I’ve been focused on a furniture commission for my new friend Nick Pihakis, a dining set to compliment his family’s Green and Green-inspired home in Birmingham, Alabama. Nick is the co-founder and owner of Jim ‘N Nick’s, a chain of popular barbecue restaurants throughout the Southeastern and Mountain states. Nick uses only fresh, organic ingredients in his food, and is an active proponent of Slow Food and school gardening initiatives.
The chairs I’m making for his family are adapted from a prototype I developed for the Edible Schoolyard a few years ago. I thought of it as an ‘elder’s chair’, to be placed at the head of select tables in the Edible Schoolyard Dining Commons to welcome honored guests and elders. All other seating I’ve designed and built consists of stools and benches, and while the tables I made are wheelchair accessible, it seemed appropriate to provide a sturdy chair with stout arms for folks who need help getting in or out of a seat. Plus, the arms and backrest provide additional comfort and a feeling of authority and privilege. While the Edible Schoolyard loved the Elder Chair concept, their budget did not allow me to add the chair to the collection I was designing and making. I’m excited to have a chance to finally bring it into reality
The design developed from my desire to make a statement with the sheer visual presence of chairs in a large, bustling dining hall, without adding clutter. I was already making backless stools and benches for the students, because I liked the visual environment of the room to feature the sculptural presence of the kids. I also wanted the seating to encourage good posture and alertness, which is somewhat inevitable with backless seating, and helps to focus people on the food on the table and the people gathered around. Middle School kids have so much kinetic energy and communicate with their clothes and gestures; I wanted to make a stage for this kind of expression, and thought it best for the furniture to almost disappear.
Introducing a chair to the ‘family’ table implied a hierarchy, so I wanted the chair to be as low as possible and to communicate something positive in silhouette. So I designed the chair around ‘nesting’ requirements, beginning with a ‘+‘ sign as the visual metaphor, and drew upon related iconography of Arts and Crafts symmetry and proportion, in keeping with its Berkeley, California location.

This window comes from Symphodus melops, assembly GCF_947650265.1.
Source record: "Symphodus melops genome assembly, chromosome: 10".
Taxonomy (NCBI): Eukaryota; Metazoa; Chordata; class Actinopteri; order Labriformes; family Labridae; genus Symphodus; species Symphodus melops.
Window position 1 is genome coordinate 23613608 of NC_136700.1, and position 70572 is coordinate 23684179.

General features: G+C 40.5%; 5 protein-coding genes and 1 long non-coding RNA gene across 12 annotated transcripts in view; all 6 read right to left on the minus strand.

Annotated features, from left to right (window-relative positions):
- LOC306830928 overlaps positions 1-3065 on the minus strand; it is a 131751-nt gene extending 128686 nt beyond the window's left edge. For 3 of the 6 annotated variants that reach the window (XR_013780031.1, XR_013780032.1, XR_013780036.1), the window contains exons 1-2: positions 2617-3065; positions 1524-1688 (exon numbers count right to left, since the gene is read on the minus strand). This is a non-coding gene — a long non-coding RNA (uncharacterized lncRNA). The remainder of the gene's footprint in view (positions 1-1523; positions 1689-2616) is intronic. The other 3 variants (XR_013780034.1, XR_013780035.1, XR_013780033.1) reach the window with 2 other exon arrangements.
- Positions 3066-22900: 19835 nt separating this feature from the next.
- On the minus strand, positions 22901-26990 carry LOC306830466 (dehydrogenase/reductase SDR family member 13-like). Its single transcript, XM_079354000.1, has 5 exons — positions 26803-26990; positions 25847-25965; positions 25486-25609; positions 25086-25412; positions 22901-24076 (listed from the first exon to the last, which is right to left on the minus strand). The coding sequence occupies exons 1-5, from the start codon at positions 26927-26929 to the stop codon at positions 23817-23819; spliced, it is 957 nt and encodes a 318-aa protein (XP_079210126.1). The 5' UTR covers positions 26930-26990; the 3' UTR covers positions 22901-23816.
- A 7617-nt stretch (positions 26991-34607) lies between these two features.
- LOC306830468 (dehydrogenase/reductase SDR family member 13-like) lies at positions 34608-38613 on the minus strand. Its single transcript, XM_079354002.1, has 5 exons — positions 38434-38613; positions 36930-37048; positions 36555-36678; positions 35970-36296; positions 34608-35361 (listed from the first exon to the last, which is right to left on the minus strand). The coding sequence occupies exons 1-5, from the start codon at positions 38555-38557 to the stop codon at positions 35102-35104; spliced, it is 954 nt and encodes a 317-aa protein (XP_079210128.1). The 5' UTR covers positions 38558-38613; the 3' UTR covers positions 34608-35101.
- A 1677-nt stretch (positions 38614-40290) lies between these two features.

The chairs stack, which is rare for an armchair, and very unusual for a hand-crafted, traditionally joined construction. Stacking eases storage and conserves resources in shipment by a discernible magnitude. The idea of stacking also invites participation, and brings the user closer to the ethos of the maker, which suggests the second axiom for a Deep Craft Manifesto:
My experience with the things I love informs me that the acts of maintaining them actually improves them, and that the agency of maintenance is a creative and rewarding activity. My designs are meant to be used, show wear with dignity, and become all the more valuable to their users as they age.
I’ll be making 8 chairs for Nick, but have acquired enough walnut to make an additional 20-30. I typically purchase my wood by the log, and it’s important to me for my production runs to have their origins in the same tree as much as possible. Individual trees have such unique characteristics when they are not grown commercially, and I design with these in mind. I’ve carefully air-dried the ‘boule’ cut logs for this project from locally milled Black Walnut, which had been grafted onto native Claro Walnut rootstock to produce nuts for a Central Valley orchard.
I make a practice of living with my prototypes for several years before offering a design for production. We use them vigorously in our daily lives. The Elders Chair prototype has been my daughter Aili’s chair, who sits at the head of the table, since I brought it home from the shop floor over four years ago. It has darkened to a rich, slightly reddish mocha, and wears its marks proud from many family dinners, homework assignments, guests of honor and occasional use as a stepping stool. The joints have remained reassuringly tight, despite exposure to direct sun, infrequent use outdoors, and sheer neglect. The occasional dusting and annual rubdown with beeswax makes for a good family friend, and a comforting addition to the table. I think Nick will be pleased.
Most of my furniture designs begin with a quick full scale mock-up, which I prefer to making drawings. Often times these proto-prototypes hold up and become something else altogether, which I’ve learned to appreciate over the years. I’m beginning to document models and jigs, and will be making an archive on these pages.